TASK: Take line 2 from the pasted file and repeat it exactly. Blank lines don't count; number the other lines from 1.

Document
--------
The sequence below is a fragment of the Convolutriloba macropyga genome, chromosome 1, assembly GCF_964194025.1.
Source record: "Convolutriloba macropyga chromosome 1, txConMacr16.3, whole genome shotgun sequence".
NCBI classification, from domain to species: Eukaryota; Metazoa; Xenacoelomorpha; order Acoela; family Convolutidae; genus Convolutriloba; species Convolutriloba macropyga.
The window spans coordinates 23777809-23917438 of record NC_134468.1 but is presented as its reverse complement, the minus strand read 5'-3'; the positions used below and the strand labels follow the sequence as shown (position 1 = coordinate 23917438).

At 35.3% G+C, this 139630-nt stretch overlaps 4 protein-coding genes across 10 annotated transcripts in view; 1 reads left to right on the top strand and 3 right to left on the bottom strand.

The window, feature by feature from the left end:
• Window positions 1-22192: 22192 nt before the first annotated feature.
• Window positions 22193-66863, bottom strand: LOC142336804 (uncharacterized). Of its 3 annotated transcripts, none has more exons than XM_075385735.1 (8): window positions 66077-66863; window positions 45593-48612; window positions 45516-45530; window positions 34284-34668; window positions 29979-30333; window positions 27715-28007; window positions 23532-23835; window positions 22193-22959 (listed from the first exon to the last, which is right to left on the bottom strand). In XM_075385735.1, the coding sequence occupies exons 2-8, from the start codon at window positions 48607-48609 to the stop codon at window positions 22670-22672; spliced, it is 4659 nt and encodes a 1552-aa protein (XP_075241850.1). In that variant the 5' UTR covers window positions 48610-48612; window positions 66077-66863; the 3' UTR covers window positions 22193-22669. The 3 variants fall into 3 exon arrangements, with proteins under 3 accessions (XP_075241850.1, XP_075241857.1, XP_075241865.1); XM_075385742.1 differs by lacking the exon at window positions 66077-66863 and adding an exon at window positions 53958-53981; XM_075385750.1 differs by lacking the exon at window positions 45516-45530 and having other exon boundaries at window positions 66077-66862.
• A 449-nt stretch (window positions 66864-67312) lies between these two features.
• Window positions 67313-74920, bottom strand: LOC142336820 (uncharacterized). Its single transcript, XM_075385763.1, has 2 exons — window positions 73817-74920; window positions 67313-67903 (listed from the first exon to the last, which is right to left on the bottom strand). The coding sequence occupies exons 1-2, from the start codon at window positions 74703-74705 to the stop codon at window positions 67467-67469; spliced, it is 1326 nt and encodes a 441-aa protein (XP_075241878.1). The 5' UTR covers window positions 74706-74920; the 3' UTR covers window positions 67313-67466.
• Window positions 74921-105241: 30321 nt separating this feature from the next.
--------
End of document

Source record: "Convolutriloba macropyga chromosome 1, txConMacr16.3, whole genome shotgun sequence".